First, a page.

Ayer me leí este libro casi de un tirón. En castellano sería: "Robá como un artista. Diez cosas que nadie te dijo acerca de ser creativo". Lo tuve en espera durante varios meses, hasta que llegó el momento de leerlo y sacarle todo el jugo. Debo haber subrayado el 70%. Austin Kleon es un escritor y artista joven, nativo de USA. Otro de sus libros famosos es Newspaper Blackout, el cual reúne poesías que el arma tachando con marcador oraciones de artículos del diario y dejando a la vista solo las palabras que le sirven para su poema.
Por un lado me llenó de satisfacción lo directo y concreto que es para tirar postas, dar consejos y abrir los ojos. Y por otro lado, me gustó verme identificada al notar que ya vengo haciendo varias de las actividades que el sugiere para dejar de dar vueltas, poner la propia creatividad en marcha y HACER COSAS. Steal like an artist me sirvió, inspiró y motivó mil veces más, en pocas hojas, que el místico The artist's way de Julia Cameron y sus 12 semanas de ejercicios.
A continuación les comparto algunas ideas interesantes que destaqué en la lectura, que me parecieron super acertadas.
Go to the library. There’s magic in being surrounded by books. Get lost in the stacks. Read bibliographies.
Collect books, even if you don’t plan on reading them right away
Read bibliographies. It’s not the book you start with, it’s the book that book leads you to. Always be reading.
Carry a notebook and a pen with you wherever you go. Get used to pulling it out and jotting down your thoughts and observations. Copy your favorite passages out of books. Record overheard conversations. Doodle when you’re on the phone.
Keep a swipefile. It’s just what it sounds like—a file to keep track of the stuff you’ve swiped from others. It can be digital or analog—it doesn’t matter what form it takes, as long as it works. You can keep a scrapbook and cut and paste things into it, or you can just take pictures of things with your camera phone.
Don’t Wait Until You Know Who You Are to Get Started.
In my experience, it’s in the act of making things and doing our work that we figure out who we are.
Fake it ’til you make it.
“Start copying what you love. Copy copy copy copy. At the end of the copy you will find your self.”
We’re talking about practice here, not plagiarism—plagiarism is trying to pass someone else’s work off as your own. Copying is about reverse-engineering. It’s like a mechanic taking apart a car to see how it works.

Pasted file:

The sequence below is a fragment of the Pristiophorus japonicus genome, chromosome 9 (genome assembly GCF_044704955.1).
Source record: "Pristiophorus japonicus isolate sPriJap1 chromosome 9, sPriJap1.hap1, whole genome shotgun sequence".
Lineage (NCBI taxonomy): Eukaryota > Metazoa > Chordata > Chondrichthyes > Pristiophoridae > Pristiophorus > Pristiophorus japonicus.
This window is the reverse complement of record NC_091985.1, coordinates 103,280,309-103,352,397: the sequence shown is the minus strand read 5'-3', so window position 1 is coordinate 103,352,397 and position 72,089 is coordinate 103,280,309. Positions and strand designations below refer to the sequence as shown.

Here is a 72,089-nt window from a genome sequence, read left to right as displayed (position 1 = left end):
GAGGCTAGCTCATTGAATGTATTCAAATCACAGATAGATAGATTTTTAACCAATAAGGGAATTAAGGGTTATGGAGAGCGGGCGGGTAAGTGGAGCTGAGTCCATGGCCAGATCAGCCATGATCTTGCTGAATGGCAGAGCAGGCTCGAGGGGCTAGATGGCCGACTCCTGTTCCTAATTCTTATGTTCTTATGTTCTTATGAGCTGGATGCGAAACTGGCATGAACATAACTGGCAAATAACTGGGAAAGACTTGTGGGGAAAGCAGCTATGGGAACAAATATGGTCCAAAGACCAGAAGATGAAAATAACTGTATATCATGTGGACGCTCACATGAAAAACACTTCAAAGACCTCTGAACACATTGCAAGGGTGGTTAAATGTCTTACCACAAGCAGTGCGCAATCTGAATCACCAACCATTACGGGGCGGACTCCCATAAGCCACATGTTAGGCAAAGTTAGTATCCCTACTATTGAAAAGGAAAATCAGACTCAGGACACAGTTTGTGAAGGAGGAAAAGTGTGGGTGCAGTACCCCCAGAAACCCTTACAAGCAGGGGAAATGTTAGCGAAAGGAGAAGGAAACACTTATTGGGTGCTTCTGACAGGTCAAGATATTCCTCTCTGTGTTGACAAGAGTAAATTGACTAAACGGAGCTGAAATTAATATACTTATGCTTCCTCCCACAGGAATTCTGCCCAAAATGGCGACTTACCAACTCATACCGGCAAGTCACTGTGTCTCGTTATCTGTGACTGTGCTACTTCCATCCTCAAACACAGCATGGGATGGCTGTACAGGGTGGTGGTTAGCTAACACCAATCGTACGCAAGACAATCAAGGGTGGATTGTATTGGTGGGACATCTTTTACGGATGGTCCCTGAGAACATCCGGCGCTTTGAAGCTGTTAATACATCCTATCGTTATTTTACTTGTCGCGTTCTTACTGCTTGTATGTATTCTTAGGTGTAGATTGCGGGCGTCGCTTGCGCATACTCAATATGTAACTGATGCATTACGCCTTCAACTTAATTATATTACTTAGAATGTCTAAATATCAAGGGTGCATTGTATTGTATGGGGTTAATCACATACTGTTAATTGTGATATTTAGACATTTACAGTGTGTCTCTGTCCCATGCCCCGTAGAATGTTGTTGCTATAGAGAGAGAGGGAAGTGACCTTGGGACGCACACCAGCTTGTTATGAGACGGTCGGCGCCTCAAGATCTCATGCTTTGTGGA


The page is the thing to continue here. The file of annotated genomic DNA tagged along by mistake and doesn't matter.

Remember: Even The Beatles started as a cover band.
Use Your Hands.
The artist Stanley Donwood, who’s made all the album artwork for the band Radiohead, says computers are alienating because they put a sheet of glass between you and whatever is happening. “You never really get to touch anything that you’re doing unless you print it out,” Donwood says.
You don’t need a scientific study (of which there are a few) to tell you that sitting in front of a computer all day is killing you, and killing your work. We need to move, to feel like we’re making something with our bodies, not just our heads.
It wasn’t until I started bringing analog tools back into my process that making things became fun again and my work started to improve.
Don’t throw any of yourself away. Don’t worry about a grand scheme or unified vision for your work. Don’t worry about unity—what unifies your work is the fact that you made it. One day, you’ll look back and it will all make sense.
Surround yourself with books and objects that you love. Tape things up on the wall.
“Distance and difference are the secret tonic of creativity".
You need to spend some time in another land, among people that do things differently than you.
Travel makes the world look new, and when the world looks new, our brains work harder.
You have to find a place that feeds you—creatively, socially, spiritually, and literally.
Establishing and keeping a routine can be even more important than having a lot of time. Inertia is the death of creativity. You have to stay in the groove.
It seems contradictory, but when it comes to creative work, limitations mean freedom.
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